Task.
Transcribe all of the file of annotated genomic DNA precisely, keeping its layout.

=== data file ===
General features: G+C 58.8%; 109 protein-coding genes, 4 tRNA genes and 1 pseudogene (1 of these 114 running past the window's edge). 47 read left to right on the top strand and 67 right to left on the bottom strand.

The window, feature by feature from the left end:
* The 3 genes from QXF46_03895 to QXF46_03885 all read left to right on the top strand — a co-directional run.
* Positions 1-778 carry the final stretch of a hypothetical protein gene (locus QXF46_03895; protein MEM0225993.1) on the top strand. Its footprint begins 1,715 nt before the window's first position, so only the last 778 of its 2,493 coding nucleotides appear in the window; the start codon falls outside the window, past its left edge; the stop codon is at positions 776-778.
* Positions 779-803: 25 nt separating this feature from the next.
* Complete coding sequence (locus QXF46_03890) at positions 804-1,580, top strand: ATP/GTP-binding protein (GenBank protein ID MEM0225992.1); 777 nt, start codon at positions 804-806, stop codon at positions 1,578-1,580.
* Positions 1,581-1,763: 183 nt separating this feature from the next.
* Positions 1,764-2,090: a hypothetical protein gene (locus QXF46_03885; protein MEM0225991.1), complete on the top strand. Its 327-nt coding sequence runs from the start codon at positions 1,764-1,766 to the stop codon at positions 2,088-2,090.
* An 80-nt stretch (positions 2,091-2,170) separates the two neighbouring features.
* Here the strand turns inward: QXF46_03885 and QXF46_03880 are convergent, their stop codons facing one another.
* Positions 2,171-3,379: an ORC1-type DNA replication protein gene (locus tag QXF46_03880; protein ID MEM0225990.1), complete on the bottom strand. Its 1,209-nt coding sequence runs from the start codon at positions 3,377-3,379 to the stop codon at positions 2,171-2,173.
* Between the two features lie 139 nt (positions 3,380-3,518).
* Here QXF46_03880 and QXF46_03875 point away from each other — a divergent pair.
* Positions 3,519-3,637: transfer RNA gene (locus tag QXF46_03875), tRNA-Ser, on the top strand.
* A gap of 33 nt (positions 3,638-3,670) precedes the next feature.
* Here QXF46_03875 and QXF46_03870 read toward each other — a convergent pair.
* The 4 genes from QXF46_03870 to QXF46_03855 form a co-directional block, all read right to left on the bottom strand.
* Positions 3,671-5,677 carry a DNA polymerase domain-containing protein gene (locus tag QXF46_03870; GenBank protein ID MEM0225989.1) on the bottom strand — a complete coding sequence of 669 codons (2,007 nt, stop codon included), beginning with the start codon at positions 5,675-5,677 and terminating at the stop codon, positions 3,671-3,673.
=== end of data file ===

General features: G+C 58.8%; 109 protein-coding genes, 4 tRNA genes and 1 pseudogene (1 of these 114 running past the window's edge). 47 read left to right on the top strand and 67 right to left on the bottom strand.

The window, feature by feature from the left end:
* The 3 genes from QXF46_03895 to QXF46_03885 all read left to right on the top strand — a co-directional run.
* Positions 1-778 carry the final stretch of a hypothetical protein gene (locus QXF46_03895; protein MEM0225993.1) on the top strand. Its footprint begins 1,715 nt before the window's first position, so only the last 778 of its 2,493 coding nucleotides appear in the window; the start codon falls outside the window, past its left edge; the stop codon is at positions 776-778.
* Positions 779-803: 25 nt separating this feature from the next.
* Complete coding sequence (locus QXF46_03890) at positions 804-1,580, top strand: ATP/GTP-binding protein (GenBank protein ID MEM0225992.1); 777 nt, start codon at positions 804-806, stop codon at positions 1,578-1,580.
* Positions 1,581-1,763: 183 nt separating this feature from the next.
* Positions 1,764-2,090: a hypothetical protein gene (locus QXF46_03885; protein MEM0225991.1), complete on the top strand. Its 327-nt coding sequence runs from the start codon at positions 1,764-1,766 to the stop codon at positions 2,088-2,090.
* An 80-nt stretch (positions 2,091-2,170) separates the two neighbouring features.
* Here the strand turns inward: QXF46_03885 and QXF46_03880 are convergent, their stop codons facing one another.
* Positions 2,171-3,379: an ORC1-type DNA replication protein gene (locus tag QXF46_03880; protein ID MEM0225990.1), complete on the bottom strand. Its 1,209-nt coding sequence runs from the start codon at positions 3,377-3,379 to the stop codon at positions 2,171-2,173.
* Between the two features lie 139 nt (positions 3,380-3,518).
* Here QXF46_03880 and QXF46_03875 point away from each other — a divergent pair.
* Positions 3,519-3,637: transfer RNA gene (locus tag QXF46_03875), tRNA-Ser, on the top strand.
* A gap of 33 nt (positions 3,638-3,670) precedes the next feature.
* Here QXF46_03875 and QXF46_03870 read toward each other — a convergent pair.
* The 4 genes from QXF46_03870 to QXF46_03855 form a co-directional block, all read right to left on the bottom strand.
* Positions 3,671-5,677 carry a DNA polymerase domain-containing protein gene (locus tag QXF46_03870; GenBank protein ID MEM0225989.1) on the bottom strand — a complete coding sequence of 669 codons (2,007 nt, stop codon included), beginning with the start codon at positions 5,675-5,677 and terminating at the stop codon, positions 3,671-3,673.